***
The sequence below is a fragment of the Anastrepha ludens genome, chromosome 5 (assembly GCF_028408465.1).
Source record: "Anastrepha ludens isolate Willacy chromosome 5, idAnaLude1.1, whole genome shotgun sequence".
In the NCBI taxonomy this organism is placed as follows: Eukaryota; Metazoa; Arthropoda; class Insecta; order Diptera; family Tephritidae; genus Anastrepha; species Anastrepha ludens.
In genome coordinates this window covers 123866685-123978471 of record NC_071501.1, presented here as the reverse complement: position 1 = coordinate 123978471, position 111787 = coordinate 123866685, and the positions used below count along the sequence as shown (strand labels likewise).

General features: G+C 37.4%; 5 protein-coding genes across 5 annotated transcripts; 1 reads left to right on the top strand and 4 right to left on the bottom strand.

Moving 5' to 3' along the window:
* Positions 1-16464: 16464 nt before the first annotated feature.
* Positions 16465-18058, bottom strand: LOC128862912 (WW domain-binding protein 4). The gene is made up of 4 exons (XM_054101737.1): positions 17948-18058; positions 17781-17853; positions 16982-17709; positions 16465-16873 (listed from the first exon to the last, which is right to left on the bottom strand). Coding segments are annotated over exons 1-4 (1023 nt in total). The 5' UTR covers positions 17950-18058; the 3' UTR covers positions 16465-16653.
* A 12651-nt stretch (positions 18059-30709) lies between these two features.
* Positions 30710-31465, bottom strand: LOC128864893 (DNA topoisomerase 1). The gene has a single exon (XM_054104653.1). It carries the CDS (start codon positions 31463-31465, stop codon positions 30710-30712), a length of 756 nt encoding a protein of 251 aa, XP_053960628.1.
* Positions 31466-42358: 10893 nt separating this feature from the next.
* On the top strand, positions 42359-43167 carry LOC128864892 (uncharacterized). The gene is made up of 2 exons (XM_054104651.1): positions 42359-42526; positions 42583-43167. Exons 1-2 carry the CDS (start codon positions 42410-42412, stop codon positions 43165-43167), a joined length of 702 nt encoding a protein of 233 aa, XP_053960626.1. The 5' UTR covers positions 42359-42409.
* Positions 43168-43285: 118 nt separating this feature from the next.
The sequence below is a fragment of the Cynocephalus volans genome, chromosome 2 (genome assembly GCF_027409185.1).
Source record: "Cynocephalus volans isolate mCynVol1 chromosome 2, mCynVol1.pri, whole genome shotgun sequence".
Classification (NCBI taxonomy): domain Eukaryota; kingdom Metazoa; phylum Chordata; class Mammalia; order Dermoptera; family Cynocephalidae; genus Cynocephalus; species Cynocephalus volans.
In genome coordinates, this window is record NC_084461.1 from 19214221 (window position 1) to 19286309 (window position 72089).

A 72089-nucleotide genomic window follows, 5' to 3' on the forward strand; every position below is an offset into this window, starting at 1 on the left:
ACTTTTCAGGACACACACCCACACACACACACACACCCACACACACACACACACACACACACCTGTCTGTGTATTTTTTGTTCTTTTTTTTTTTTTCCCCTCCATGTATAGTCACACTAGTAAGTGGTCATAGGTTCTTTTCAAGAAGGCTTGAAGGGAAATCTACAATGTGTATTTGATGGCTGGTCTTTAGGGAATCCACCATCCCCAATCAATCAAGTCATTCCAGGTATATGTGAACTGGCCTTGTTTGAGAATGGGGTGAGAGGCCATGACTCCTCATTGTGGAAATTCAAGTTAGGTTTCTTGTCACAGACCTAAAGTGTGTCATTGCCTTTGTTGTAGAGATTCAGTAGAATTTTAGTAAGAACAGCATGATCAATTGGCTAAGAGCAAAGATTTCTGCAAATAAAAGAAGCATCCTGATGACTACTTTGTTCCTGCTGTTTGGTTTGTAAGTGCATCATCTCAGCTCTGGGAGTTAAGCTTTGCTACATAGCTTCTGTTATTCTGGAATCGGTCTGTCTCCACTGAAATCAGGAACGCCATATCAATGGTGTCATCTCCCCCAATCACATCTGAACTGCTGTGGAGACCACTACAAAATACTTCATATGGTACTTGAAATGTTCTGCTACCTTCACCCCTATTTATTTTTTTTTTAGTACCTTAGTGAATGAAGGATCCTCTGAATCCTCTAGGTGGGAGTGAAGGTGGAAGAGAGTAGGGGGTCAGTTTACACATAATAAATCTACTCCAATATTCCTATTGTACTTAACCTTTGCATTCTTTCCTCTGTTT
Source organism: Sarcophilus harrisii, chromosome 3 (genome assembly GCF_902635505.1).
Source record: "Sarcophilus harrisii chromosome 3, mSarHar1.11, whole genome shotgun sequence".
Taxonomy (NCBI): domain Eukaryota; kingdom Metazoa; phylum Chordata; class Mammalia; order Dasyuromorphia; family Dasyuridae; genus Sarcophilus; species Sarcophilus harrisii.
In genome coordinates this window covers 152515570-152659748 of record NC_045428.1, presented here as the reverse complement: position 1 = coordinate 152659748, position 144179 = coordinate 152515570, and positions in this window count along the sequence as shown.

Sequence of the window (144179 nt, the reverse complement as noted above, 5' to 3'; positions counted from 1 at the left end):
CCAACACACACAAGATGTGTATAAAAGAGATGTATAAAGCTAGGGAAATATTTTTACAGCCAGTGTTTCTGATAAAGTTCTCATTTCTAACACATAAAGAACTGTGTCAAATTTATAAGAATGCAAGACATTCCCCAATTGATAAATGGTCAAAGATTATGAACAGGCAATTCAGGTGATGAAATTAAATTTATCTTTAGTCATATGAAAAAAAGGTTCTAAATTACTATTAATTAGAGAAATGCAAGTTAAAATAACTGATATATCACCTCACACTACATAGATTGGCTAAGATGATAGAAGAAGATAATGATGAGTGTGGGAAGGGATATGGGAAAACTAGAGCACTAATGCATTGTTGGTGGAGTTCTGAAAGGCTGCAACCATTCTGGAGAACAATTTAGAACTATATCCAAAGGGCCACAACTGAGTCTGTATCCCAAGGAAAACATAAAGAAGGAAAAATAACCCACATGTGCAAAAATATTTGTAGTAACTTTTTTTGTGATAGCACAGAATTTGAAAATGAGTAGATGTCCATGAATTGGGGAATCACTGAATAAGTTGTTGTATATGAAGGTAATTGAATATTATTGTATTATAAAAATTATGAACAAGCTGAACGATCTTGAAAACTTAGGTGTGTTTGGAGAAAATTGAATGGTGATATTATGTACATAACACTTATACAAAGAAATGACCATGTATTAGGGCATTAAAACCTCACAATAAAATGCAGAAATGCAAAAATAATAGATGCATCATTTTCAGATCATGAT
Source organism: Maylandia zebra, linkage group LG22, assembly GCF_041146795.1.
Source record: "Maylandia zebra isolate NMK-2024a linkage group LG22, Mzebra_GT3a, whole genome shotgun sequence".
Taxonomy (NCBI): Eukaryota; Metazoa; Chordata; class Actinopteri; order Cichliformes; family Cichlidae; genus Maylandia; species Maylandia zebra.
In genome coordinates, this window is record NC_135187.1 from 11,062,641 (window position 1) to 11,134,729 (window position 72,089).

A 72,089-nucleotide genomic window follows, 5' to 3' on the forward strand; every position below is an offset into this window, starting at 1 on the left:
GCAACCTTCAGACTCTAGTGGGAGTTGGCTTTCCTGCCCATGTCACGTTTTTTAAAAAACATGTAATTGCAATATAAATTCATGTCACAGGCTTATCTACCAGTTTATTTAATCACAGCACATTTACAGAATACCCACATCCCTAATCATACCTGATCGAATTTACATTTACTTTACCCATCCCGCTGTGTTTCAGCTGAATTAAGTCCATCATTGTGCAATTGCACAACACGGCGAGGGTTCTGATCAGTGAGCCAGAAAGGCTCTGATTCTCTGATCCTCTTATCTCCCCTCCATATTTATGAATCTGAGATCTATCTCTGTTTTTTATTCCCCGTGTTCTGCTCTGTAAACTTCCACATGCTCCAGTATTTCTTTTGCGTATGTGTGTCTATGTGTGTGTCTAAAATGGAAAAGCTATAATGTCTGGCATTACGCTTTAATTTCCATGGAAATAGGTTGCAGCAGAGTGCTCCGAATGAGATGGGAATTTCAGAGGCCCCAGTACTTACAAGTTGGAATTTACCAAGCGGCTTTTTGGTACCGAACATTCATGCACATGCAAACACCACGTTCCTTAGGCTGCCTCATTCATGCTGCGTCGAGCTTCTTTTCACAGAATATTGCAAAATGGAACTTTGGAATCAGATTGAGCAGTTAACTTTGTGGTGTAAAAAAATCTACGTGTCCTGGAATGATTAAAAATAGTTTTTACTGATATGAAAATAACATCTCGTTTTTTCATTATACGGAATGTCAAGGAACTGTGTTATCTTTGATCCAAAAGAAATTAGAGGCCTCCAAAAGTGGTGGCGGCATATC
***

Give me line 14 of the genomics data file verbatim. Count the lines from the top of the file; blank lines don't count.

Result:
The sequence below is a fragment of the Cynocephalus volans genome, chromosome 2 (genome assembly GCF_027409185.1).